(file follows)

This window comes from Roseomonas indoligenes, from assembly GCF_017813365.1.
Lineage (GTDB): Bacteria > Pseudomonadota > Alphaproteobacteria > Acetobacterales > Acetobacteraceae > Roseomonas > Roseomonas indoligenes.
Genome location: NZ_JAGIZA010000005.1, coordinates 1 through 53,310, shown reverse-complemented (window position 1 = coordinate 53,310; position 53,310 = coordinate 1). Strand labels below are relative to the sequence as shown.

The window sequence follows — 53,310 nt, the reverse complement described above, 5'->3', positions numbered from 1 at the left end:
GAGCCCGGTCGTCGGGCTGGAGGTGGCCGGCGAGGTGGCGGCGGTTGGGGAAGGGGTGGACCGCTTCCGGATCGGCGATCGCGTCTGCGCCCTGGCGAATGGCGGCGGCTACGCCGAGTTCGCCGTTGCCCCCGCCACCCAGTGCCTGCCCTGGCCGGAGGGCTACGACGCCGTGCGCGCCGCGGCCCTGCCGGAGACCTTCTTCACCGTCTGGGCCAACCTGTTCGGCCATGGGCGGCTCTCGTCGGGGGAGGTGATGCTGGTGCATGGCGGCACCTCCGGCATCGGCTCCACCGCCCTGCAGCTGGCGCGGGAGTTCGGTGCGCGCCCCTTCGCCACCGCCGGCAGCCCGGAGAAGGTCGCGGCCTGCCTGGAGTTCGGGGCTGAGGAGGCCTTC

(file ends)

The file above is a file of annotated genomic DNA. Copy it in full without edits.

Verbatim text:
This window comes from Roseomonas indoligenes, from assembly GCF_017813365.1.
Lineage (GTDB): Bacteria > Pseudomonadota > Alphaproteobacteria > Acetobacterales > Acetobacteraceae > Roseomonas > Roseomonas indoligenes.
Genome location: NZ_JAGIZA010000005.1, coordinates 1 through 53,310, shown reverse-complemented (window position 1 = coordinate 53,310; position 53,310 = coordinate 1). Strand labels below are relative to the sequence as shown.

The window sequence follows — 53,310 nt, the reverse complement described above, 5'->3', positions numbered from 1 at the left end:
GAGCCCGGTCGTCGGGCTGGAGGTGGCCGGCGAGGTGGCGGCGGTTGGGGAAGGGGTGGACCGCTTCCGGATCGGCGATCGCGTCTGCGCCCTGGCGAATGGCGGCGGCTACGCCGAGTTCGCCGTTGCCCCCGCCACCCAGTGCCTGCCCTGGCCGGAGGGCTACGACGCCGTGCGCGCCGCGGCCCTGCCGGAGACCTTCTTCACCGTCTGGGCCAACCTGTTCGGCCATGGGCGGCTCTCGTCGGGGGAGGTGATGCTGGTGCATGGCGGCACCTCCGGCATCGGCTCCACCGCCCTGCAGCTGGCGCGGGAGTTCGGTGCGCGCCCCTTCGCCACCGCCGGCAGCCCGGAGAAGGTCGCGGCCTGCCTGGAGTTCGGGGCTGAGGAGGCCTTC